COLUMBUS (WCMH/AP) — During his Tuesday briefing, Governor Mike DeWine said that he was told the first batch of vaccines could be in Ohio by mid-December, and that they would be coming from Pfizer.
DeWine announced that after a phone call with other state governors and the White House, he expects Ohio to start receiving vaccines around Dec. 15.
“We’re in the process of planning that out,” said DeWine. “It’ll come out to us in different batches from then on, and we’ll be getting it out.”
The second batch, if each vaccines hits all the necessary markers set by the FDA, would be from Moderna a week later. After that, DeWine said they believe it would be a continuous flow of shipments but only time will tell.
As far as distribution goes, the final stamp hasn’t been put on that but he thinks it would be best if people who regularly interact with coronavirus patients — people like doctors, nurses, respiratory therapists and other front line workers — would be the first to receive the vaccine.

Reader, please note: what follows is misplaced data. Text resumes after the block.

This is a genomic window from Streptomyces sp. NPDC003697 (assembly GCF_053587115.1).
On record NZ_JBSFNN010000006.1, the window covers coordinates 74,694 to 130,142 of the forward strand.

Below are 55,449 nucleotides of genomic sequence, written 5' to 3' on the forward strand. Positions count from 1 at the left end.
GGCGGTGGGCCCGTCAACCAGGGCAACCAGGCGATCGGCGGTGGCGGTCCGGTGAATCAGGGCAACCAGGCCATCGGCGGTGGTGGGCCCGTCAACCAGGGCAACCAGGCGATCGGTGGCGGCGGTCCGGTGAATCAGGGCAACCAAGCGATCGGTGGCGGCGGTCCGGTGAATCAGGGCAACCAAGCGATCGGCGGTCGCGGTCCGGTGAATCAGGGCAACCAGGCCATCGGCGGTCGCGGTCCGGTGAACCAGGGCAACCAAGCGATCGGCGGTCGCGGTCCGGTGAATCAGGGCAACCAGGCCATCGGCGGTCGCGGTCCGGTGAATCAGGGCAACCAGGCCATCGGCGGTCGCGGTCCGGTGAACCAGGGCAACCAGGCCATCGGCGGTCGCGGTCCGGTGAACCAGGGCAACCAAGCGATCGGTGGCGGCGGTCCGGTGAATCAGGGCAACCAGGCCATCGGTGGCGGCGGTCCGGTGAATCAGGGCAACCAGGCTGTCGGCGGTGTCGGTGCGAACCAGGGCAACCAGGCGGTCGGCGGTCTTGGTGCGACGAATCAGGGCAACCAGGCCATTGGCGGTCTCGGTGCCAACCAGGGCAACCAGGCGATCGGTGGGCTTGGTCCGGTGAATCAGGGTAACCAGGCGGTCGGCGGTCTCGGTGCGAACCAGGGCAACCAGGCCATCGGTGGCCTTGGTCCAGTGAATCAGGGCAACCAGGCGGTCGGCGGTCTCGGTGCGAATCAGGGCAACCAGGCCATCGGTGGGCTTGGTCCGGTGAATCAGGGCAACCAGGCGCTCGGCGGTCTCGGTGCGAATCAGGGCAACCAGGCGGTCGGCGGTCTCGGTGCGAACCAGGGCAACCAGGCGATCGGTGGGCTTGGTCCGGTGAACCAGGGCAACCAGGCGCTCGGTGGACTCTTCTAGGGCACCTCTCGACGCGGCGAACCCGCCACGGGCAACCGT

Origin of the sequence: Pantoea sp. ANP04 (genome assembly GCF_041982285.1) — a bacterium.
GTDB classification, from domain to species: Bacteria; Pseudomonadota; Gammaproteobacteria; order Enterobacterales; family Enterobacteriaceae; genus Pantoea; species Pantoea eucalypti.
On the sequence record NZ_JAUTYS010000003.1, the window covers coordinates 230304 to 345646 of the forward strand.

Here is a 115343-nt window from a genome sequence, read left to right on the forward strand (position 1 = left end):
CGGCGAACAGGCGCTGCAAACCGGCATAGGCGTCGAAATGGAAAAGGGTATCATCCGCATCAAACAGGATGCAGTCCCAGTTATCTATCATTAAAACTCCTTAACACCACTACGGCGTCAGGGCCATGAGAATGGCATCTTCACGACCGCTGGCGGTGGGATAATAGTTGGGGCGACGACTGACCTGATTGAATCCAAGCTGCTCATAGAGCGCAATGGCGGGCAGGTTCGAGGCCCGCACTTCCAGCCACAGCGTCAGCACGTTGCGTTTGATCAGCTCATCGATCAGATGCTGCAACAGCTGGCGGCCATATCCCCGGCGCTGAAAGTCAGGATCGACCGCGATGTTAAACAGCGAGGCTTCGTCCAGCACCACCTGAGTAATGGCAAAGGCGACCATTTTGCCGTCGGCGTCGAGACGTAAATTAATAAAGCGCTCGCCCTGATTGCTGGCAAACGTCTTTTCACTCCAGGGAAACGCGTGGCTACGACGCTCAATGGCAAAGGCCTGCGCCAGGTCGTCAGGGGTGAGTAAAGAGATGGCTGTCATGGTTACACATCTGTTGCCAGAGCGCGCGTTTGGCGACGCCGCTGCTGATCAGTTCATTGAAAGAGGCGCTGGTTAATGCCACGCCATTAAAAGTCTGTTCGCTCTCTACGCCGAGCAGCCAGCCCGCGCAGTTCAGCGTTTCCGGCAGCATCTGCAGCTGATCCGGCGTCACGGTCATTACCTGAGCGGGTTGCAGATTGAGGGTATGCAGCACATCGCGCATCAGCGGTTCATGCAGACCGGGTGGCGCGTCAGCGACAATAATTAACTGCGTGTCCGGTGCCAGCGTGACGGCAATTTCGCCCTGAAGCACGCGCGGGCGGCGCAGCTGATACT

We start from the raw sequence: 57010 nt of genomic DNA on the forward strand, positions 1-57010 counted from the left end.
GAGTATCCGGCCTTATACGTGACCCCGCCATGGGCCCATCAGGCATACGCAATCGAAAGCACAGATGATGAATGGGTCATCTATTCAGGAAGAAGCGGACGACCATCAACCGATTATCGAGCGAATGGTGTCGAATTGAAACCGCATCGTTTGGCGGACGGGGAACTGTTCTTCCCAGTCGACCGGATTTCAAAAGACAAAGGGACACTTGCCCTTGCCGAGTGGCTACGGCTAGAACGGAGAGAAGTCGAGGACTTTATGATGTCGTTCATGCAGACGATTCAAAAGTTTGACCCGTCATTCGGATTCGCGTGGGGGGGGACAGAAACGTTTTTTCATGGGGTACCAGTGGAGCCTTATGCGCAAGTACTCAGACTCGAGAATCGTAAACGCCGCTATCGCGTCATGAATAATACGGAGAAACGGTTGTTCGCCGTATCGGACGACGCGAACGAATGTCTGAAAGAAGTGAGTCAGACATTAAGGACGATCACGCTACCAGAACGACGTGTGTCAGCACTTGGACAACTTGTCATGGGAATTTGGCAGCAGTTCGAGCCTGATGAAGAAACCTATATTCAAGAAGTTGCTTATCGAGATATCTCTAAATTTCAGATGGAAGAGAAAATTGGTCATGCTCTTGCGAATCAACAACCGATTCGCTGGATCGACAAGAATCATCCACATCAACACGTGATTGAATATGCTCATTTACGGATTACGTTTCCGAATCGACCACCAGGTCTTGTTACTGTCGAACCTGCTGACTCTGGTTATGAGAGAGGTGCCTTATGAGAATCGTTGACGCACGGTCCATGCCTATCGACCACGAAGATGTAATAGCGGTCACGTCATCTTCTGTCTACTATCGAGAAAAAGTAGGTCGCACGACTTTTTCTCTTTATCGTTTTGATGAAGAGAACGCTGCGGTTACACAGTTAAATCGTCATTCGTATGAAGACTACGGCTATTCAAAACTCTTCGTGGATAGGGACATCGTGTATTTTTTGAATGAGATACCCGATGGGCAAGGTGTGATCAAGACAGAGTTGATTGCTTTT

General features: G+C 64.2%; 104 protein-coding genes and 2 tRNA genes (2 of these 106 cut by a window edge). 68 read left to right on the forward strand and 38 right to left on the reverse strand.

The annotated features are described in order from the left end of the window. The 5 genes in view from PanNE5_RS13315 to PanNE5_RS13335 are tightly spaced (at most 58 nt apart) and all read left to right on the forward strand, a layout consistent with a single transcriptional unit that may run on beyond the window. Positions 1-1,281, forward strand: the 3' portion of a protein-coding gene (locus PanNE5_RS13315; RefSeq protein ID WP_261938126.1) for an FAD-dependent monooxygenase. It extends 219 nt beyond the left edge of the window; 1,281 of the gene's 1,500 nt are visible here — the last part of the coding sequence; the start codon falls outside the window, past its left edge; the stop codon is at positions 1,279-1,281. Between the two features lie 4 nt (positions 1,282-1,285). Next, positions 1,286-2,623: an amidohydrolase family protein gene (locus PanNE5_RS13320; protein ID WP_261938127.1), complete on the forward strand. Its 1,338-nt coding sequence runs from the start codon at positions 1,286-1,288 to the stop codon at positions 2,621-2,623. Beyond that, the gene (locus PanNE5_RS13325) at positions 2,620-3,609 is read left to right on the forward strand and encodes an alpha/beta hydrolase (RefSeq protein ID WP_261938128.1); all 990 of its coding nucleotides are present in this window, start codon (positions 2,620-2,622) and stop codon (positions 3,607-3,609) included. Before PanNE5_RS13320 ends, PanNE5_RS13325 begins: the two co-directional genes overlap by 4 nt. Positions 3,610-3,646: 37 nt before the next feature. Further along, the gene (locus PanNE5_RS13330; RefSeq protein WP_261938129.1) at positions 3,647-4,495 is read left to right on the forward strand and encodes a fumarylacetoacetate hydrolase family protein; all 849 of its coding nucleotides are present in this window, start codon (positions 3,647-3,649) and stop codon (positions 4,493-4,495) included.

AstraZeneca said Monday that late-stage trials showed its coronavirus vaccine was up to 90% effective.
On Nov. 19, Pfizer asked U.S. regulators to allow emergency use of its COVID-19 vaccine.
The action comes days after Pfizer Inc. and its German partner BioNTech announced that its vaccine appears 95% effective at preventing mild to severe COVID-19 disease in a large, ongoing study.
On Nov. 16, Moderna said its vaccine appears to be 94.5% effective, according to preliminary data from the company’s still ongoing study.
DeWine did not say which company would be providing Ohio’s first batch.